Montpellier enjoys a strategic setting in the south of France, along an axis linking Spain to the west with Italy to the east. With its proximity to the Mediterranean Sea and its wonderful weather (it is one of France's sunniest and least-rainy major cities), it is easy to see why it is regarded as a prime location in which to live. Some 275,000 people call it home, making it the eighth largest city in France by population, and it is also an educational hotspot, with the second most students per capita in the country.
Spread over two hills, Montpellier is nicknamed Lo Clapàs, roughly translating as 'rockpile' in Occitan. Its old town – known as L'Ecusson because it is shaped like an escutcheon, a type of medieval shield – has been the city's heartbeat since the 12th century. This historic centre, which was once enclosed by walls, is now one of the largest pedestrian areas in Europe, spanning close to 60 hectares. Most of the buildings in L'Ecusson* *date back to the Middle Ages and many have hardly changed since. For example, tourists can admire the Jacques Coeur Palace (housing the Languedoc Museum), the Saint-Pierre Cathedral and the two remaining towers from the old walled town, the Tour de la Babote and Tour des Pins. Another highlight is the main square, the Place de la Comedie, which is an almost permanent hive of activity.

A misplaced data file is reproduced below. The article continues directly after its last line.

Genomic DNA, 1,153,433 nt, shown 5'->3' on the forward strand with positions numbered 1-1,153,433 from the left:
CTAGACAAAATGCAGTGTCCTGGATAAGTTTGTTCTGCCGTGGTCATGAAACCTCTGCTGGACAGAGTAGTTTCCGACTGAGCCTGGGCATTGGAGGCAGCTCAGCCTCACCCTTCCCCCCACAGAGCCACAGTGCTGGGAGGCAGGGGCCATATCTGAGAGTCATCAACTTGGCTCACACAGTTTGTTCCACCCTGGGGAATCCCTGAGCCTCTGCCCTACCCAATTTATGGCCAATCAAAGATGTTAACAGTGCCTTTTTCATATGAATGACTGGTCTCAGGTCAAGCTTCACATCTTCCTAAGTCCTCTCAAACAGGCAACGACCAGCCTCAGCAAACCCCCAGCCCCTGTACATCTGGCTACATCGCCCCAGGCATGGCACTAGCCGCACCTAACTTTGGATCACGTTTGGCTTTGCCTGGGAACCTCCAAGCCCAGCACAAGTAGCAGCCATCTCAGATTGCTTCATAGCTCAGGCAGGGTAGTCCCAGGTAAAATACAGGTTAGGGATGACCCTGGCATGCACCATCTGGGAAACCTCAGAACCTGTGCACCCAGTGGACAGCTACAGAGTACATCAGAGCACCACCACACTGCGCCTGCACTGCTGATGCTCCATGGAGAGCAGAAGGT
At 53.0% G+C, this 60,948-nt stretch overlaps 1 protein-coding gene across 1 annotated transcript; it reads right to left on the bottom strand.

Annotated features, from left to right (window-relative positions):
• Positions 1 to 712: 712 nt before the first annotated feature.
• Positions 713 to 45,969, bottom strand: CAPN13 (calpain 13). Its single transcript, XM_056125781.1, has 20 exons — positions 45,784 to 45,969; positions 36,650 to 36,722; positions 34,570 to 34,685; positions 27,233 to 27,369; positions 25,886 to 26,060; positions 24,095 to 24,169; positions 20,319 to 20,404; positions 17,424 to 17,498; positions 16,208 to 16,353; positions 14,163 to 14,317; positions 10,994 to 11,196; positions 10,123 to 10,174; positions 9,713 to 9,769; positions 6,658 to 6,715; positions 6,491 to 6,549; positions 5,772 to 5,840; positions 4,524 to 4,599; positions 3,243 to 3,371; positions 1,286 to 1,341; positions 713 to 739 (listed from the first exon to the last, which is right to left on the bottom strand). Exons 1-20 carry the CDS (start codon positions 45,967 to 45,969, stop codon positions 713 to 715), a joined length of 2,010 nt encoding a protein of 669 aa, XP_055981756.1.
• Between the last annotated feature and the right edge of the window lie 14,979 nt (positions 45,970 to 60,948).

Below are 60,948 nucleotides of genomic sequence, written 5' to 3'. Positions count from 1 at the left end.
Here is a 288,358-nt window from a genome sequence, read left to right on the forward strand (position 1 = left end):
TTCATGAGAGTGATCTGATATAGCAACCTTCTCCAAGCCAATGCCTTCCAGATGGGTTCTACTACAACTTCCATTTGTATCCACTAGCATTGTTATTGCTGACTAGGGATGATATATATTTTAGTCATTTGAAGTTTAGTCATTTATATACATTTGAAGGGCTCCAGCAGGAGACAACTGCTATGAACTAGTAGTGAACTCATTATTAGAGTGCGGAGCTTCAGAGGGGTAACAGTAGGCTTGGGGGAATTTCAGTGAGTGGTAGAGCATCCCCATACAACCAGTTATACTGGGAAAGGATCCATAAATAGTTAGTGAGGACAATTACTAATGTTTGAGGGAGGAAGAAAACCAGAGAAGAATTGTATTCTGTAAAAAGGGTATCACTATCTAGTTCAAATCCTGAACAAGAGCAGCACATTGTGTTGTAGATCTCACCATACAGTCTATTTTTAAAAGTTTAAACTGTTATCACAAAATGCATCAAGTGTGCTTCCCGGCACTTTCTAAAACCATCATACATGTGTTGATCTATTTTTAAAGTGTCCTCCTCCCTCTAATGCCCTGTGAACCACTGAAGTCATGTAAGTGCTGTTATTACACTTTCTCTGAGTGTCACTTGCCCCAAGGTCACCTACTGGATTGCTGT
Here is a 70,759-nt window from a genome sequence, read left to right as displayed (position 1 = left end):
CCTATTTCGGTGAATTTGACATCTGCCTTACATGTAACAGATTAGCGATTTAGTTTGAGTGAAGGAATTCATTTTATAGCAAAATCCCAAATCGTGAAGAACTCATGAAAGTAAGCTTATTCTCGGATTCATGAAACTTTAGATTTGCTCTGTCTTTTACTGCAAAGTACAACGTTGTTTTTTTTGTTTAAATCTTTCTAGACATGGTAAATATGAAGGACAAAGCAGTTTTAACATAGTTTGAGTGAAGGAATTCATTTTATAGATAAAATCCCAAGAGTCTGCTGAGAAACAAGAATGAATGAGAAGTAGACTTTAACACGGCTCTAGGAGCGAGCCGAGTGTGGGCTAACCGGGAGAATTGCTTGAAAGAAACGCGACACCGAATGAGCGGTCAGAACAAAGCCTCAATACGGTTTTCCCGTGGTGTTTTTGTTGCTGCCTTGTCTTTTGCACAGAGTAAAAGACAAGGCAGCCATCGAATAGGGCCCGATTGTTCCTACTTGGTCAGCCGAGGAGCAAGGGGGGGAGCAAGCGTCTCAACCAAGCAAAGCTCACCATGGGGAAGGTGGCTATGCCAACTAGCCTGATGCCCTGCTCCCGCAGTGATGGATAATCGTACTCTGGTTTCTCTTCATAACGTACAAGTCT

*Montpellier Herault Sport Club (MHSC), established in 1919, pulled off one of the biggest shocks in French football history when they captured the Ligue 1 title for the first and only time in 2012. This immediately took pride of place in the club's trophy cabinet, which also notably contains two French Cups, won in 1929 and 1990. Laurent Blanc, Eric Cantona, Carlos Valderrama and Roger Milla are just a handful of the big names who have worn the *La Paillade *shirt over the years. The club's women's team have also tasted success, being crowned French champions in 2004 and 2005, as well as reaching a European semi-final and quarter-final during that decade.